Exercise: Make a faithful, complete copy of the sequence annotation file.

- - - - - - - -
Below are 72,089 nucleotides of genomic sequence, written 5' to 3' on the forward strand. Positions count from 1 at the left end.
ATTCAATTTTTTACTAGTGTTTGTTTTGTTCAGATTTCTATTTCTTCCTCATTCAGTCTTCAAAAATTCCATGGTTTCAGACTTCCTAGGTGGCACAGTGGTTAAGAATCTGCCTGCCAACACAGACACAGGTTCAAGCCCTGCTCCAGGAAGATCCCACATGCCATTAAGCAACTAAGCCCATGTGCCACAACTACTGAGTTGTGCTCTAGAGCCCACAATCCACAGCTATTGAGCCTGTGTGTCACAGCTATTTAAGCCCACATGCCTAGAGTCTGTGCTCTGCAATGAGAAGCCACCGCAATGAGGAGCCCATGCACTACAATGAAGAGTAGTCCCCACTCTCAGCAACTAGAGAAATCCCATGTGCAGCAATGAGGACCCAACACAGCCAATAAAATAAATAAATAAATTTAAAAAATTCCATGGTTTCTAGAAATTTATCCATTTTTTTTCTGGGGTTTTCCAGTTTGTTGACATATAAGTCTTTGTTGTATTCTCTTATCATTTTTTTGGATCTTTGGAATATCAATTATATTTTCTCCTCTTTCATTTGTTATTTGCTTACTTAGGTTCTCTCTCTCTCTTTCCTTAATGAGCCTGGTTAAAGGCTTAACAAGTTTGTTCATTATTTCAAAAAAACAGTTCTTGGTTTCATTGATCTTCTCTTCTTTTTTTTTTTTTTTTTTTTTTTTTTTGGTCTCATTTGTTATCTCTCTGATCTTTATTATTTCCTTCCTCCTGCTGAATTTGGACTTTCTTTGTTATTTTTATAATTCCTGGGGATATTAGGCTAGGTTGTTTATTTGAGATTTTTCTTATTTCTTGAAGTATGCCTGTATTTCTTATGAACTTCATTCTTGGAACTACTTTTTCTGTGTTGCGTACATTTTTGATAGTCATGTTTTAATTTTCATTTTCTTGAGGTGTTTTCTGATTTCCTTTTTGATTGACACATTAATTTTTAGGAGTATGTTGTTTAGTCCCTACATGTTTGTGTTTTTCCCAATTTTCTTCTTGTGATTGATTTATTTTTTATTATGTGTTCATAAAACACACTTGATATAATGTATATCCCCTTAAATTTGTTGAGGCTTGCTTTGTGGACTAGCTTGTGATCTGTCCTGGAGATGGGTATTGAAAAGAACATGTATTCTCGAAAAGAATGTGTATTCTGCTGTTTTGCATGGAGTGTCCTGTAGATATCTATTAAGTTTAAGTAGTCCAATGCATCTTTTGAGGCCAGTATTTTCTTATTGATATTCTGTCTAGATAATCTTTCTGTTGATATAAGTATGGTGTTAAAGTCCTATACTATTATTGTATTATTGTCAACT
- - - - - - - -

Below are 72,089 nucleotides of genomic sequence, written 5' to 3' on the forward strand. Positions count from 1 at the left end.
ATTCAATTTTTTACTAGTGTTTGTTTTGTTCAGATTTCTATTTCTTCCTCATTCAGTCTTCAAAAATTCCATGGTTTCAGACTTCCTAGGTGGCACAGTGGTTAAGAATCTGCCTGCCAACACAGACACAGGTTCAAGCCCTGCTCCAGGAAGATCCCACATGCCATTAAGCAACTAAGCCCATGTGCCACAACTACTGAGTTGTGCTCTAGAGCCCACAATCCACAGCTATTGAGCCTGTGTGTCACAGCTATTTAAGCCCACATGCCTAGAGTCTGTGCTCTGCAATGAGAAGCCACCGCAATGAGGAGCCCATGCACTACAATGAAGAGTAGTCCCCACTCTCAGCAACTAGAGAAATCCCATGTGCAGCAATGAGGACCCAACACAGCCAATAAAATAAATAAATAAATTTAAAAAATTCCATGGTTTCTAGAAATTTATCCATTTTTTTTCTGGGGTTTTCCAGTTTGTTGACATATAAGTCTTTGTTGTATTCTCTTATCATTTTTTTGGATCTTTGGAATATCAATTATATTTTCTCCTCTTTCATTTGTTATTTGCTTACTTAGGTTCTCTCTCTCTCTTTCCTTAATGAGCCTGGTTAAAGGCTTAACAAGTTTGTTCATTATTTCAAAAAAACAGTTCTTGGTTTCATTGATCTTCTCTTCTTTTTTTTTTTTTTTTTTTTTTTTTTTGGTCTCATTTGTTATCTCTCTGATCTTTATTATTTCCTTCCTCCTGCTGAATTTGGACTTTCTTTGTTATTTTTATAATTCCTGGGGATATTAGGCTAGGTTGTTTATTTGAGATTTTTCTTATTTCTTGAAGTATGCCTGTATTTCTTATGAACTTCATTCTTGGAACTACTTTTTCTGTGTTGCGTACATTTTTGATAGTCATGTTTTAATTTTCATTTTCTTGAGGTGTTTTCTGATTTCCTTTTTGATTGACACATTAATTTTTAGGAGTATGTTGTTTAGTCCCTACATGTTTGTGTTTTTCCCAATTTTCTTCTTGTGATTGATTTATTTTTTATTATGTGTTCATAAAACACACTTGATATAATGTATATCCCCTTAAATTTGTTGAGGCTTGCTTTGTGGACTAGCTTGTGATCTGTCCTGGAGATGGGTATTGAAAAGAACATGTATTCTCGAAAAGAATGTGTATTCTGCTGTTTTGCATGGAGTGTCCTGTAGATATCTATTAAGTTTAAGTAGTCCAATGCATCTTTTGAGGCCAGTATTTTCTTATTGATATTCTGTCTAGATAATCTTTCTGTTGATATAAGTATGGTGTTAAAGTCCTATACTATTATTGTATTATTGTCAACT